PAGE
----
Uncle John's Cider Mill Resumes Apple Cider Sales after Contamination

Uncle John's Cider Mill Resumes Apple Cider Sales after Contamination

ST. JOHN'S - Uncle John's Cider Mill has started back selling their popular cider after dealing with an E. coli contamination.

The Michigan Department of Agriculture and Rural Development, MDARD, announced yesterday that the E. Coli producing bacteria Shiga-toxin was found in potentially 1,200 gallons of cider at the mill. After this was announced, Uncle John's ceased the sell of all cider and decided to run tests of their own.

Mike Beck, the co-owner and cider maker at Uncle John's, said all of the cider in question was sold before they knew a problem existed. He said all of the cider that currently exists at the mill has tested negative.

"We have tested the other cider and it's all coming back negative, so why not sell it," Beck said.

Beck said no customers have expressed anger to the cider mill. In fact, most patrons anticipated the continued sell of the apple cider.

"Most people have been wanting to know if their cider is okay to drink or exchange it for new cider when it's available," Beck said.

Refunds have been issued to customers who have requested. However, Beck said most customers rather just keep drinking the cider.

"Most people would rather drink the cider that they have quite frankly because nobody makes better cider than us," Beck said. "It just tastes so good that you don't really want to throw something good away."

The cider that tested positive for E. coli was produced on Oct. 17. It was collected from Uncle John's during a routine random sample on Oct. 19 by MDARD.

MDARD returned to do further testing Tuesday to determine what strand of the virus was found in the cider.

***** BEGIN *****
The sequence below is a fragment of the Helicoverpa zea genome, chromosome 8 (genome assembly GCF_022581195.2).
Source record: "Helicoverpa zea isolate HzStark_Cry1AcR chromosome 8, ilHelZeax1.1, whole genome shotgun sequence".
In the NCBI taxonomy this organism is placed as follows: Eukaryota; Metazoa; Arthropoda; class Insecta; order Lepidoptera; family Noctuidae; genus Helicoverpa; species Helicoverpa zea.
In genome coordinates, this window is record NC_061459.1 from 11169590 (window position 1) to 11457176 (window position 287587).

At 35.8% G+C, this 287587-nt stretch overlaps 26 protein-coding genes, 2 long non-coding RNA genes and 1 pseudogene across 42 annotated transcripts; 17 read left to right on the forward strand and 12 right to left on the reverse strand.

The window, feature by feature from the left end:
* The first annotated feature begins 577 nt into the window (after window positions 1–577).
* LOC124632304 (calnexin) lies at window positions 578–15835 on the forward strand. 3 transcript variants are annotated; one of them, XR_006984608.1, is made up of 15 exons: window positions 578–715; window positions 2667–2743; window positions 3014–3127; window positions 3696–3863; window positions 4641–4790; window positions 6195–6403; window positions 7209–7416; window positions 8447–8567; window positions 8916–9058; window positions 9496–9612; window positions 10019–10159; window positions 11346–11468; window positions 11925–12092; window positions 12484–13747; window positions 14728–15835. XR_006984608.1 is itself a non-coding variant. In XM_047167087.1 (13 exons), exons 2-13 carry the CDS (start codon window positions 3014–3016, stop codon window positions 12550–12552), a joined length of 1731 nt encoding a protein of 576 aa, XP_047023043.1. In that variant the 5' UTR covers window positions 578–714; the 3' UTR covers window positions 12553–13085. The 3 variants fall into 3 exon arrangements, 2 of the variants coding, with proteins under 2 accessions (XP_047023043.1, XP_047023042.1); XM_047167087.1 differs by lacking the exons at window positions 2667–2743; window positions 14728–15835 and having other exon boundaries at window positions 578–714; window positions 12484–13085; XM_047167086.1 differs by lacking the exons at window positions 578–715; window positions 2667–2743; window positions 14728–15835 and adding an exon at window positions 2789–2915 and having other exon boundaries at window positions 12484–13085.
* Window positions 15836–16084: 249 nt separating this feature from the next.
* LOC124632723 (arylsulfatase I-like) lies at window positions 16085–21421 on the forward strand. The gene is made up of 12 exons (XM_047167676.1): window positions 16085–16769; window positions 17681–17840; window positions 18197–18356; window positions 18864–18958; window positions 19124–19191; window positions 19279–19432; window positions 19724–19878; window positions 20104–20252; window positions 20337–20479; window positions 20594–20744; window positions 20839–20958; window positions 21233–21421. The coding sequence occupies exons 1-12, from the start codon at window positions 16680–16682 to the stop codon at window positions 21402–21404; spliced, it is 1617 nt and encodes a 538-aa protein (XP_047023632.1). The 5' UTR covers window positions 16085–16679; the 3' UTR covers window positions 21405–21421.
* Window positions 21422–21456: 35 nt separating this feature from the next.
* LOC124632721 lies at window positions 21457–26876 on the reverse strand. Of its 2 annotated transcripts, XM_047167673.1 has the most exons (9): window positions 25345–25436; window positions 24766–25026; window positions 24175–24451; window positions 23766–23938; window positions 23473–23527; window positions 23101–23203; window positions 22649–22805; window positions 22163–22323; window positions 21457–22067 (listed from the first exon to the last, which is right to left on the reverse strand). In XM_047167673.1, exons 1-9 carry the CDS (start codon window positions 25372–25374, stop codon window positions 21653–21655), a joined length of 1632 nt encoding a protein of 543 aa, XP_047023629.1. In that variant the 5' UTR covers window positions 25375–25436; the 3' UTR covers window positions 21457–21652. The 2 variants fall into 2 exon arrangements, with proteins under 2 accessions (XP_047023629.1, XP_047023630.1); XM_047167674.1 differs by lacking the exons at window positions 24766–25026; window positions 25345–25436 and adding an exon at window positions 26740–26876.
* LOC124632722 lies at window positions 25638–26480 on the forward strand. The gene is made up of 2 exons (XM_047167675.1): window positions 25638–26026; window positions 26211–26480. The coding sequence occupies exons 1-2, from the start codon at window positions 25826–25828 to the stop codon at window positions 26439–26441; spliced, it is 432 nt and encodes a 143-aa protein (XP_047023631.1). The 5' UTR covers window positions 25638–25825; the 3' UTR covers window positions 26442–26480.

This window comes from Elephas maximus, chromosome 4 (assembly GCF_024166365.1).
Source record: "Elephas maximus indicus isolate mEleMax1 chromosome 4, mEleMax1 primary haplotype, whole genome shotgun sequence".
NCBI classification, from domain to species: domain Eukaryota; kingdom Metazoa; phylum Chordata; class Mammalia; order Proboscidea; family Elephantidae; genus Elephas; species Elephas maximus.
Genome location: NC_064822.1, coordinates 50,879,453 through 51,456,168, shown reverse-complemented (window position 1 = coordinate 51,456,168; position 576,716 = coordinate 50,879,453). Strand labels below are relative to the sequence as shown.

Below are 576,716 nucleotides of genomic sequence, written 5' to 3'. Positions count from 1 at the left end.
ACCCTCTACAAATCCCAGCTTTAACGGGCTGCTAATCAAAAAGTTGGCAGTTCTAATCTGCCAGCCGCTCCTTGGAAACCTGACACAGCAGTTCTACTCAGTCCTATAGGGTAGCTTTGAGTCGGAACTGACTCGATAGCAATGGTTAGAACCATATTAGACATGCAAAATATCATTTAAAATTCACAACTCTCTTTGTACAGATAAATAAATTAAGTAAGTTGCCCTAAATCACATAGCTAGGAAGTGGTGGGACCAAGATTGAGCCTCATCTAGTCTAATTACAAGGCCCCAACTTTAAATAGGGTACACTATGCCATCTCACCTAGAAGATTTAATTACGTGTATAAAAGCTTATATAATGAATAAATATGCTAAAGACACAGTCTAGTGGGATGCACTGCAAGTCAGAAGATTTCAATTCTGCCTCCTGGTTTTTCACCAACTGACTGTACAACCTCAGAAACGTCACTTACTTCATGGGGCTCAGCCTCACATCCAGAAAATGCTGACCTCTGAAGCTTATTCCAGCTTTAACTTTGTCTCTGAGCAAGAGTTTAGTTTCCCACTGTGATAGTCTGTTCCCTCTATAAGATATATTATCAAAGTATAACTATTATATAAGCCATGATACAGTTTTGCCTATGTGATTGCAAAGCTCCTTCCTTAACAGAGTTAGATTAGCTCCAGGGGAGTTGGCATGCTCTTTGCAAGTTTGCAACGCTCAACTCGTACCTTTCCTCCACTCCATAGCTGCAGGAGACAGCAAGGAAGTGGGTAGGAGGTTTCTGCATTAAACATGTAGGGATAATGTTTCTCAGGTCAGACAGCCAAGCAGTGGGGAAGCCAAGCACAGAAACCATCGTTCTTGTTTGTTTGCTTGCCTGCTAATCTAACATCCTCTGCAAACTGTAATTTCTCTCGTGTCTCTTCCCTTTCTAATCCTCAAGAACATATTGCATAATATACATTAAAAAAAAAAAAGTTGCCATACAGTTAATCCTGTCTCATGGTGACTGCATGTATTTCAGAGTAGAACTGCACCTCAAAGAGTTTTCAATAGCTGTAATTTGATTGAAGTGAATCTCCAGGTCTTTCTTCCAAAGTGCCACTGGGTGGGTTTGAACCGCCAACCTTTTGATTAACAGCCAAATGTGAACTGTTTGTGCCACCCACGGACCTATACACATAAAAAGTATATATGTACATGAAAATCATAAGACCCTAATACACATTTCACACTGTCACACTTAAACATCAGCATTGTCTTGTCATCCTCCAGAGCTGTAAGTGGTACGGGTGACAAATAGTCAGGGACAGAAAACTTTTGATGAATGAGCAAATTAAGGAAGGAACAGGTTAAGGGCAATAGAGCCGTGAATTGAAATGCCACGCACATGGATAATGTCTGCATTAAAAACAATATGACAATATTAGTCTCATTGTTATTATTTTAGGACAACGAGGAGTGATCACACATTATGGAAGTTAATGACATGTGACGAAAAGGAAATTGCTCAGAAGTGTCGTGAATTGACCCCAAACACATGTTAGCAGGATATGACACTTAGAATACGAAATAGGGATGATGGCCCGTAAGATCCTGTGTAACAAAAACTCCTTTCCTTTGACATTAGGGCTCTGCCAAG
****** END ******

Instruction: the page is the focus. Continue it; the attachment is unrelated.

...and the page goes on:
MDARD director of communications Jennifer Holton said running these test are very necessary for the safety of the consumers.

"It's important for the department and the producer to know what strand of bacteria was found," Holton said. "It's a part of our overall process it's called stereotyping. This lets us know what strand were working with and it lets us do genetic fingerprinting so we can know what type of issue there may be associated with it."

Holton said MDARD does not have enough information to issue a recall on the cider. However, a consumer advisory was placed on the cider and it has not yet been lifted.

MSU student Aditya Voruganti bought cider from Uncle John's three days before the contamination was found.

Although many consumers have continued to patronize the cider mill he said there's a slim chance he'll be returning. He also expressed concern with how soon their cider went back on the shelves.

"I would definitely like to know what they've changed to ensure that their cider is safe instead of them just running a second test on it," Voruganti said.

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